“Even though I managed to learn Dutch quickly my exam scores were very low for languages; so I was fortunate that there was a bilingual college near Oss. This allowed me to enter University quickly, where I studied medicine and pharmacy.  As a student I saw that my fellow students, who studied dentistry, would often buy a clinic after they graduated and then have very high costs but very few patients. Every clinic has to do its own marketing and dentists do not have the means and time to become specialists in this field to attract customers.” Furthermore, Sinan noticed that the threshold for people to go to a dentist for preventive care was very high. Fascinated by using technology and marketing methods to provide better service to patients, he looked into the possibility of advertising for dental clinics and to make it easier for patients to make an appointment with a dentist. The idea of Tandartsbon.nl was born: an online platform that enabled patients to look for a nearby dentist and easily book an appointment online and that offered patients their first consultation for free. “We ended up self-financing; we had a lot of costs before we could get paid and that is where growth capital is necessary. Growth capital requires risk takers but I soon found out that investors in the Netherlands are very risk averse. Investors here would rather invest in wind energy than in an innovative idea such as Tandartsbon.nl. Abroad, e.g. in Switzerland I saw simple ideas that were not very well thought out receiving about half a million of euro’s investment. Although in the Netherlands, ideas of start-ups are very well thought out, you have to be a serious company in order to receive half a million from an investor. We need more risk takers in the Netherlands!”

Reluctant Banks

“When it comes to investments, 80 percent is bank driven in the Netherlands and 20 percent comes from private investors. In the US this is fifty-fifty, so there is a huge difference in the investment culture. I found it really difficult to find an investor here  but it’s almost impossible to get a loan from a bank in the Netherlands. It would have been much easier to get a loan if I had wanted to start a dental practice. But when I want to sell a new kind of software to clinics in the Netherlands, something that has not been done before, banks reply: ‘Prove it first and then come back again’.  Even when you prove it they still do not believe in it,” Sinan says frustrated. “I had calculated that I only needed a loan of 50K for Tandartsbon.nl, and with that we could make fifty million a year in revenue! However, I did not manage to get a loan from the banks or find an investor here in the Netherlands. So, I grabbed my car and drove to Berlin, Switzerland and London and discovered that talking to a few people and corporations abroad was ten times more effective than staying in the Netherlands and doing my best to speak to every VC here. In the end I did not find an investor, but in London I found Zesty, a company that was working on a similar idea like Tandartsbon.nl and that was willing to take over my start-up. ”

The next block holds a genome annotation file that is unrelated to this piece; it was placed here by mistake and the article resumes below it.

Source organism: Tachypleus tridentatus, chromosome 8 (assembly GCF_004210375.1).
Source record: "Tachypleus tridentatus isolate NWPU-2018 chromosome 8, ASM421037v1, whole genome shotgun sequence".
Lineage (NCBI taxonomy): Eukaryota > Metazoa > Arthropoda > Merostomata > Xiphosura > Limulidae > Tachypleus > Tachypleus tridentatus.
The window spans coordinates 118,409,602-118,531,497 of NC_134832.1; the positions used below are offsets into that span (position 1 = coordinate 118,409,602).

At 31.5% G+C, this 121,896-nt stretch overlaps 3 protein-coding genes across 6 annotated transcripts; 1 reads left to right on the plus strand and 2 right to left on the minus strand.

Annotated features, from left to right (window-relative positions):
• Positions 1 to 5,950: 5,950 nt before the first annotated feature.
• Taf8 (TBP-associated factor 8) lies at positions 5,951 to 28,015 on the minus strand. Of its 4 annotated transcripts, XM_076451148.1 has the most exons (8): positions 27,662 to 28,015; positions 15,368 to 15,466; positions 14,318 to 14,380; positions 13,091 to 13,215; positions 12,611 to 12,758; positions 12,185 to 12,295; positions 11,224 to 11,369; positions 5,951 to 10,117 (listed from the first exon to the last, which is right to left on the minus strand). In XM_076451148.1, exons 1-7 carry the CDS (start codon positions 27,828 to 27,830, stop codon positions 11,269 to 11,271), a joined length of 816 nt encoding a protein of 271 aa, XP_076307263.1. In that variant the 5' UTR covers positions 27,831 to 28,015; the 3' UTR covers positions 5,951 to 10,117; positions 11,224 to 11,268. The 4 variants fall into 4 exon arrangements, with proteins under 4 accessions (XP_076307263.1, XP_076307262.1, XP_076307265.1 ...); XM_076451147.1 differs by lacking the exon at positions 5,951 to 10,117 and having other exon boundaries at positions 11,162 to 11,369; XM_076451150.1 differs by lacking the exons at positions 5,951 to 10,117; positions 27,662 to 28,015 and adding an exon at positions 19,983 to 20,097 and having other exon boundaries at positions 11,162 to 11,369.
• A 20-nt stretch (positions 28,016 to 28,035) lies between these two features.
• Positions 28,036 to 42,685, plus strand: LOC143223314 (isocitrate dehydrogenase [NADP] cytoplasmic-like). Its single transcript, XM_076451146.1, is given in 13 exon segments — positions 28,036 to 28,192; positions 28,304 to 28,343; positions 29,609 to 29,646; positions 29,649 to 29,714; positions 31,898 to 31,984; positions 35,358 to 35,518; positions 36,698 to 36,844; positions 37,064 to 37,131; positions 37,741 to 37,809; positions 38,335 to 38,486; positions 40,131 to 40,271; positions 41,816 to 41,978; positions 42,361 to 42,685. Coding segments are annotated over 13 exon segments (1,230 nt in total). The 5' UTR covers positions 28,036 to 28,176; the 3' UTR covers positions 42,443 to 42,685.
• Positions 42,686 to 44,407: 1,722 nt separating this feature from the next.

Start-ups Investing in Start-ups

“Some months ago I attended an investor event. I expected older people who are investors to be there, but there were only young people who had made their income from their own a start-up and now wanted to invest in other start-ups. That was so refreshing and encouraging to see! I will do exactly the same: every single penny that I earn with Zesty I will reinvest in other new ideas concerning health and innovation. Small innovative modifications in the healthcare system can have a major impact on many people. Look at Zesty; with an online booking platform patients now can easily make an appointment at a dentist, GP, physician, STD clinic of their choice and compare the services they offer. Zesty is only the beginning for me. I want to make healthcare more accessible and to serve patients better. With ideas from the software industry and technology, many new ideas, opportunities and possibilities emerge.”